At the risk of triggering a few midlife crises among our readers, most of us will be dead – even ‘90s babies like myself, assuming we only make it to the average lifespan.
At the other end of the circle of life, in 50 years’ time, most Scots will have only read about Ms Sturgeon in history books, or heard it from those old enough to remember her reign during their formative years.
The deposit return scheme, the CalMac ferries, the National Care Service Bill – all of these will seem insignificant to the general public in decades to come, so will any of Ms Sturgeon’s policies stand the test of time? What will be the legacy carved on the base of her faded statue – her ‘Ozymandias’ monument?
You only need to go back 50 years to experience it yourself. Stop and ask people who was prime minister 50 years ago, and what they achieved, and the average person will draw a blank.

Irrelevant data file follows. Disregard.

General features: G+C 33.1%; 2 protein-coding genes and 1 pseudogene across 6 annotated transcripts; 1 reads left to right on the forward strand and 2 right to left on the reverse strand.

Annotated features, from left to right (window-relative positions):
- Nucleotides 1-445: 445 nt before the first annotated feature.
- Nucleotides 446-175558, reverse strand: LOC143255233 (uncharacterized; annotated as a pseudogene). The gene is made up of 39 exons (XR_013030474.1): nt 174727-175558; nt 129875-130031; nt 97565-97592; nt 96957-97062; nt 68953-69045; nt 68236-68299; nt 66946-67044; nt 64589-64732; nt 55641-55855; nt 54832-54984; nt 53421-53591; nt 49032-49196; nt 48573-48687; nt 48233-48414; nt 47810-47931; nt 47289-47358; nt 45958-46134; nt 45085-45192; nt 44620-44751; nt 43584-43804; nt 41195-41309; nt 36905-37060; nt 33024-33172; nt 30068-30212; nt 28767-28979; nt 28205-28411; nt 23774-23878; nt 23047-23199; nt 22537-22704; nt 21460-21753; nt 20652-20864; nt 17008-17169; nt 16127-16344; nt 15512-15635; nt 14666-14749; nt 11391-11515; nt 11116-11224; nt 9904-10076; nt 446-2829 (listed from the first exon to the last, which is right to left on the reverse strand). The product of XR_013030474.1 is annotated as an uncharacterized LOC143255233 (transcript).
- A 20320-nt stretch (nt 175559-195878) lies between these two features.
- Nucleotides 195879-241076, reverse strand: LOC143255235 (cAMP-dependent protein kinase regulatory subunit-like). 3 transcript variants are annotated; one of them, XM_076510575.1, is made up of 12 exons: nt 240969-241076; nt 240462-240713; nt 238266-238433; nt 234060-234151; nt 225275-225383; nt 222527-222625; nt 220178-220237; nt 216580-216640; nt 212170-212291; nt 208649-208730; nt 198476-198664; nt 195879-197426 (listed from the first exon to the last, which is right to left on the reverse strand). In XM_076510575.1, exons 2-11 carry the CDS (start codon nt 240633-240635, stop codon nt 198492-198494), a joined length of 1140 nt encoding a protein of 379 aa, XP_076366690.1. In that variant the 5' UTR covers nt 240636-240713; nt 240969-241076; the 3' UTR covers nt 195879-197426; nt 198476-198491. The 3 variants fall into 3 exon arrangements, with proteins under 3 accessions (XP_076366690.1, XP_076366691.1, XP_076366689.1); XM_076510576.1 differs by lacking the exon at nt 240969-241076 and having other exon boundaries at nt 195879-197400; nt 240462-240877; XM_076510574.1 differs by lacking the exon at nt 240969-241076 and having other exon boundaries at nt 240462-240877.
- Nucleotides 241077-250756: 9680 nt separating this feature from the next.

While the cut and thrust of Edward Heath’s stay in Downing Street may be fading from memory, one of his policies – the decimalisation of UK currency in 1971 – has stood the test of time.
It happened 20 years before I was born and yet I still know about shillings, and sixpence, and all that nonsense, mostly from grandparents and museums.
The same will be said, I think, of one of Ms Sturgeon’s policies from before she rose to the rank of First Minister, from her days as health secretary – that of free prescriptions for Scotland.
It quickly became a defining policy of Scottish progressivism, and set a firm dividing line between the nation and its more conservatively-minded southerly neighbours. When English friends and relatives ask me about life in Scotland, it’s often the first thing they mention.
The policy is emblematic of the fairer, independent Scotland Ms Sturgeon tried to, but didn’t achieve. It’s both an assertion of Scottish compassion and a rejection of an imagined English cold-heartedness, and in that sense it is emblematic of Ms Sturgeon’s politics as a whole.